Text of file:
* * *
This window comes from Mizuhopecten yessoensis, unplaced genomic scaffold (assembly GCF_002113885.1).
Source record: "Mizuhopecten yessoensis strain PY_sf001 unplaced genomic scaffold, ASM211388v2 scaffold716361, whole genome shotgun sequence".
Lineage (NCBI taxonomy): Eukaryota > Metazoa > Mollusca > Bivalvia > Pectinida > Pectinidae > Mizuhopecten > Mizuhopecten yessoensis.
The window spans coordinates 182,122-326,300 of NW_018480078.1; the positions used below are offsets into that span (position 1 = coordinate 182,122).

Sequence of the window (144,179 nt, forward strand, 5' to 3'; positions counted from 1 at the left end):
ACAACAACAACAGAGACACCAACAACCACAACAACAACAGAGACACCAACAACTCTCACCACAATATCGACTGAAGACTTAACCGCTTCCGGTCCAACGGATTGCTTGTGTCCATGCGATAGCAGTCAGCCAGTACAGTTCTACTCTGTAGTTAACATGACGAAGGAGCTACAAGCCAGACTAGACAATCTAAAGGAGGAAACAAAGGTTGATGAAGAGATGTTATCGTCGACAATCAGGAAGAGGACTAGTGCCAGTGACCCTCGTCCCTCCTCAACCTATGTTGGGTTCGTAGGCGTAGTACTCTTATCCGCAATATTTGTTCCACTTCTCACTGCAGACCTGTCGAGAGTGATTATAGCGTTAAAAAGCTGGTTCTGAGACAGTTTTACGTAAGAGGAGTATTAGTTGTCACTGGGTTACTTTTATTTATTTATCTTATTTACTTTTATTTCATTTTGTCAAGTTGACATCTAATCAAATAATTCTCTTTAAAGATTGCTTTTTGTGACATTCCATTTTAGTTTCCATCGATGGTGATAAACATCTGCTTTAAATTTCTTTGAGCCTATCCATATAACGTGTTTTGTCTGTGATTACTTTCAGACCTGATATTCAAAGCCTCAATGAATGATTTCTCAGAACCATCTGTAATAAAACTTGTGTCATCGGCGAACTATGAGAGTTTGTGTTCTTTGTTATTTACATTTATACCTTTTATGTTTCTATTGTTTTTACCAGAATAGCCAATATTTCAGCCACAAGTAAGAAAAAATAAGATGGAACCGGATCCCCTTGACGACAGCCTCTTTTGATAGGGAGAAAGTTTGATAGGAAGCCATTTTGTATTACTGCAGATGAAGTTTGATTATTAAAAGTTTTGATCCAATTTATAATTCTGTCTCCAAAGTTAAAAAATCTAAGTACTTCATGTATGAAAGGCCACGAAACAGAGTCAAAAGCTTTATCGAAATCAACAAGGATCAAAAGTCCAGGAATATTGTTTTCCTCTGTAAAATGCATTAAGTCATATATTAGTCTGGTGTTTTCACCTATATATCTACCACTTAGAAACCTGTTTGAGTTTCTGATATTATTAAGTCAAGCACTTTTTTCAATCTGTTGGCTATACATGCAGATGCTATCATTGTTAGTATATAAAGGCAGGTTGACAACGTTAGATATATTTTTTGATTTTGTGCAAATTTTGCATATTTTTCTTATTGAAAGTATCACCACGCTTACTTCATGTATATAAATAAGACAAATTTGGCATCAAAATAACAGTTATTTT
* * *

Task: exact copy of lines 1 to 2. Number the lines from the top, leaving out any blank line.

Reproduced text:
This window comes from Mizuhopecten yessoensis, unplaced genomic scaffold (assembly GCF_002113885.1).
Source record: "Mizuhopecten yessoensis strain PY_sf001 unplaced genomic scaffold, ASM211388v2 scaffold716361, whole genome shotgun sequence".